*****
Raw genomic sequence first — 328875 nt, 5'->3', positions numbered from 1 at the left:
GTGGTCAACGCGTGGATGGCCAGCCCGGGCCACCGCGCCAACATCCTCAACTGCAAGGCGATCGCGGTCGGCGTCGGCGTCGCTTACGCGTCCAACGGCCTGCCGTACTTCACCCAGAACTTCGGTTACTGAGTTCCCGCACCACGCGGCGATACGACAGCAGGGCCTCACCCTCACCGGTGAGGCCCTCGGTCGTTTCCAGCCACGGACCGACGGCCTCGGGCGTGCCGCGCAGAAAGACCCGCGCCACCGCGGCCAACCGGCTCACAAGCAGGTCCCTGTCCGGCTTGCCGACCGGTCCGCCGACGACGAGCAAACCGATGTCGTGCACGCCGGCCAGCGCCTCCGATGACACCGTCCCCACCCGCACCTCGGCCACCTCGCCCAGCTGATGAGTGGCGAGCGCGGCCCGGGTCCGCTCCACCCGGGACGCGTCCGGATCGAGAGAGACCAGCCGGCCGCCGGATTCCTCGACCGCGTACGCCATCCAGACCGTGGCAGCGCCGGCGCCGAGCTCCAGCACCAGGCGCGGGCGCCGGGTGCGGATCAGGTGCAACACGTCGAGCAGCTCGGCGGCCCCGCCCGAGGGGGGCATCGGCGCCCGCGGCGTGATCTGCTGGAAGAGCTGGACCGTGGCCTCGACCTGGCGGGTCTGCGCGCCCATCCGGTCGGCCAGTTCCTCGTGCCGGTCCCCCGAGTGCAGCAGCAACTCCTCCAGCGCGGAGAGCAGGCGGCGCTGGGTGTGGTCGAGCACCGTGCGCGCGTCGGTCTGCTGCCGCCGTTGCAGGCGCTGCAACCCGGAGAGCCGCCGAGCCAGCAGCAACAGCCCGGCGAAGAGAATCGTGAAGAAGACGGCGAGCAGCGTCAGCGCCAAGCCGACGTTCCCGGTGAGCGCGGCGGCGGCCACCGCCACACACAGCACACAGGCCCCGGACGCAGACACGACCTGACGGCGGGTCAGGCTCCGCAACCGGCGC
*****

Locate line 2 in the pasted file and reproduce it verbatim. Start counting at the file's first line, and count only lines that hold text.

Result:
GTGGTCAACGCGTGGATGGCCAGCCCGGGCCACCGCGCCAACATCCTCAACTGCAAGGCGATCGCGGTCGGCGTCGGCGTCGCTTACGCGTCCAACGGCCTGCCGTACTTCACCCAGAACTTCGGTTACTGAGTTCCCGCACCACGCGGCGATACGACAGCAGGGCCTCACCCTCACCGGTGAGGCCCTCGGTCGTTTCCAGCCACGGACCGACGGCCTCGGGCGTGCCGCGCAGAAAGACCCGCGCCACCGCGGCCAACCGGCTCACAAGCAGGTCCCTGTCCGGCTTGCCGACCGGTCCGCCGACGACGAGCAAACCGATGTCGTGCACGCCGGCCAGCGCCTCCGATGACACCGTCCCCACCCGCACCTCGGCCACCTCGCCCAGCTGATGAGTGGCGAGCGCGGCCCGGGTCCGCTCCACCCGGGACGCGTCCGGATCGAGAGAGACCAGCCGGCCGCCGGATTCCTCGACCGCGTACGCCATCCAGACCGTGGCAGCGCCGGCGCCGAGCTCCAGCACCAGGCGCGGGCGCCGGGTGCGGATCAGGTGCAACACGTCGAGCAGCTCGGCGGCCCCGCCCGAGGGGGGCATCGGCGCCCGCGGCGTGATCTGCTGGAAGAGCTGGACCGTGGCCTCGACCTGGCGGGTCTGCGCGCCCATCCGGTCGGCCAGTTCCTCGTGCCGGTCCCCCGAGTGCAGCAGCAACTCCTCCAGCGCGGAGAGCAGGCGGCGCTGGGTGTGGTCGAGCACCGTGCGCGCGTCGGTCTGCTGCCGCCGTTGCAGGCGCTGCAACCCGGAGAGCCGCCGAGCCAGCAGCAACAGCCCGGCGAAGAGAATCGTGAAGAAGACGGCGAGCAGCGTCAGCGCCAAGCCGACGTTCCCGGTGAGCGCGGCGGCGGCCACCGCCACACACAGCACACAGGCCCCGGACGCAGACACGACCTGACGGCGGGTCAGGCTCCGCAACCGGCGC